CA Senate committee advances ban on rapid reloading guns

Paulette Brown makes emotional plea to CA lawmakers to enact ban on rapid fire guns.  Brown's 17-year old son was shot to death in San Francisco in 2006.
Paulette Brown makes emotional plea to CA lawmakers to enact ban on rapid fire guns. Brown's 17-year old son was shot to death in San Francisco in 2006.

Listen to story

Download this story 0.0MB

California's Senate Public Safety Committee voted Tuesday to ban semi-automatic rifles that can be rapidly reloaded.

The decision followed more than three hours of emotional testimony — from people for and against the ban.

Senate Pro Tem Darrell Steinberg (D-Sacramento) told lawmakers his bill, SB 374 closes a loophole in California’s assault weapons ban that dealers have exploited.  Steinberg said they’re selling people semi-automatic rifles with detachable magazines that can be easily reloaded.
“Common sense and mathematics tells us that that individual is able to spray that gun and shoot more bullets than a gun that does not have a detachable magazine,” Steinberg said.

Paulette Brown of San Francisco urged lawmakers to support the proposed ban, as she clutched two pictures of her son, Aubrey Abrakasa, and wept.  One picture showed the smiling 17-year old posing for a school portrait, the other his lifeless body on a gurney after he was shot 30 times.

“This is my boy, and I love him, and I miss him and I need something done about this!  I’m tired of hurting,” Brown sobbed.

Many of the people who, like Brown, testified in favor of the ban believe it will save lives.  
But Rob Young doesn’t think so. He was in the first grade at a Stockton elementary school in 1989 when a young man named Patrick Purdy emptied his AK47 on the playground.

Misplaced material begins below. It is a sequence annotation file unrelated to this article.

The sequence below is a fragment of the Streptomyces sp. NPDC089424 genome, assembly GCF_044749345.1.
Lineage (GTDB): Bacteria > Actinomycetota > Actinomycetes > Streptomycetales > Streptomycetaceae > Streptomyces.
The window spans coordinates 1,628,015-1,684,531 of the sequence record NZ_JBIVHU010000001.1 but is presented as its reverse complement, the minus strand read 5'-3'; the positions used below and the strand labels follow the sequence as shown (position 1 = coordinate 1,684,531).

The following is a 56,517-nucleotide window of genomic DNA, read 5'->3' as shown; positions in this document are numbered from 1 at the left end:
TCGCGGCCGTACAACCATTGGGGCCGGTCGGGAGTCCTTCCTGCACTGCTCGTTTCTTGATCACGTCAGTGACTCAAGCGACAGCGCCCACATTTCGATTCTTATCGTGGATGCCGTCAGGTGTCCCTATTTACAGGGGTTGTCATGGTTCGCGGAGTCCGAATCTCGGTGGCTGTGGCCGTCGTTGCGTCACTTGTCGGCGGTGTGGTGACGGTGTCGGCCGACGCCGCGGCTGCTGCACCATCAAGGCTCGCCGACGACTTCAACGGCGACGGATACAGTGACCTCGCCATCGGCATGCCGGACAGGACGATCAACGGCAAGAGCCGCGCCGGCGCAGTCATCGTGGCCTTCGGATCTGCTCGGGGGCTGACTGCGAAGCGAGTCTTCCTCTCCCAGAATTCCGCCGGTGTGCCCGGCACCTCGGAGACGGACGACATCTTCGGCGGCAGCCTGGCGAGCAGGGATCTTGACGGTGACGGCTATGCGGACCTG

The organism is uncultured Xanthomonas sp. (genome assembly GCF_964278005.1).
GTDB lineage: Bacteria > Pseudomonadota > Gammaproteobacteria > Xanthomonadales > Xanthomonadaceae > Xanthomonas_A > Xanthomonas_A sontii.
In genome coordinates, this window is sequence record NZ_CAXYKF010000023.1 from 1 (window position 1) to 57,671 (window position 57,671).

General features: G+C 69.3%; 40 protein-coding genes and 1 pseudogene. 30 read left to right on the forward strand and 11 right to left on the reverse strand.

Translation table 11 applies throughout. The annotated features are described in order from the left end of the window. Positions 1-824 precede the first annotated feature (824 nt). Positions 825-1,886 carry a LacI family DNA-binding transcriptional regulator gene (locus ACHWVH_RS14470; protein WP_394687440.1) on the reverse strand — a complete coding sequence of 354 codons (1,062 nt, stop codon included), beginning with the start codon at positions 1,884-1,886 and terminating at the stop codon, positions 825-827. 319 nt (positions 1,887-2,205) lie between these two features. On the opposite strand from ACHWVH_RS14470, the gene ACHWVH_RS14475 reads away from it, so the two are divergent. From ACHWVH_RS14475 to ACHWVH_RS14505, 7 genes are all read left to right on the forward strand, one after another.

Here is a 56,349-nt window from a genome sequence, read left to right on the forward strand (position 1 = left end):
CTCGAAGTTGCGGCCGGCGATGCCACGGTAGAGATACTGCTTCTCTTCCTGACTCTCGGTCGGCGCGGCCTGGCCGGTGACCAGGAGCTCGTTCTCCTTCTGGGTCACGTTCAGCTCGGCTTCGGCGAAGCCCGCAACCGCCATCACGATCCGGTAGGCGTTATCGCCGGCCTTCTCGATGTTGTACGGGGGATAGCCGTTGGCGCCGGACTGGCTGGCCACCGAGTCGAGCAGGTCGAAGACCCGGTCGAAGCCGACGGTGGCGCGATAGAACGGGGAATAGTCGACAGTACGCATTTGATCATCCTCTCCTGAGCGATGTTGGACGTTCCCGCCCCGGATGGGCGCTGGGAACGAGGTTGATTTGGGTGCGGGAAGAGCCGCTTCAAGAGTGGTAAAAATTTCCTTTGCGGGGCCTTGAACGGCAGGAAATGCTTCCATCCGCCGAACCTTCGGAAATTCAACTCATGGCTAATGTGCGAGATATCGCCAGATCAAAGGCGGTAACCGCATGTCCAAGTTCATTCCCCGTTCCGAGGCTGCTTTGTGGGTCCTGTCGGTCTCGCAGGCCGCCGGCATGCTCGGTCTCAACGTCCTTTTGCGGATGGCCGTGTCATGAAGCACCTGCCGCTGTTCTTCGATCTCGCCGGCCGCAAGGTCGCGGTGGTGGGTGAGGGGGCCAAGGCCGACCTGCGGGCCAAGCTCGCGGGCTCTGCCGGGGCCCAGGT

“Purdy opened fire on us while we played.” Young recalled.  “He managed to end the lives of five of my classmates and shot 27 others, including myself.  I had a bullet lodge in my foot and another lodged in the left side of my chest after hitting the pavement in front of me.”

Young said people who hear his story assume he would support gun control.  

“However, throughout the years since the shooting," said Young, "I’ve never blamed the firearm Purdy used to do his dirty deed.”

 Young, who’s now a police officer, said criminals don’t obey gun bans. He believes the best way to make communities safer is to allow law-abiding people to adequately defend themselves.

Senator Steinberg said his bill allows law-abiding people to own semi-automatic rifles — so long as they hold no more than 10 rounds.

The bill is part of a package of eight measures Senate Democrats have dubbed the LIFE Act, all of which advanced  in proceedings that lasted well into the evening.

Those include restrictions on high capacity magazines, bullet buttons and certain types of shotguns.   Some of the bills  increase oversight of gun ownership and ammunition purchases.

The  Senate Public Safety committee also approved a bill that will boost funding for the Department of Justice to confiscate guns from 20,000 people who are prohibited from owning them.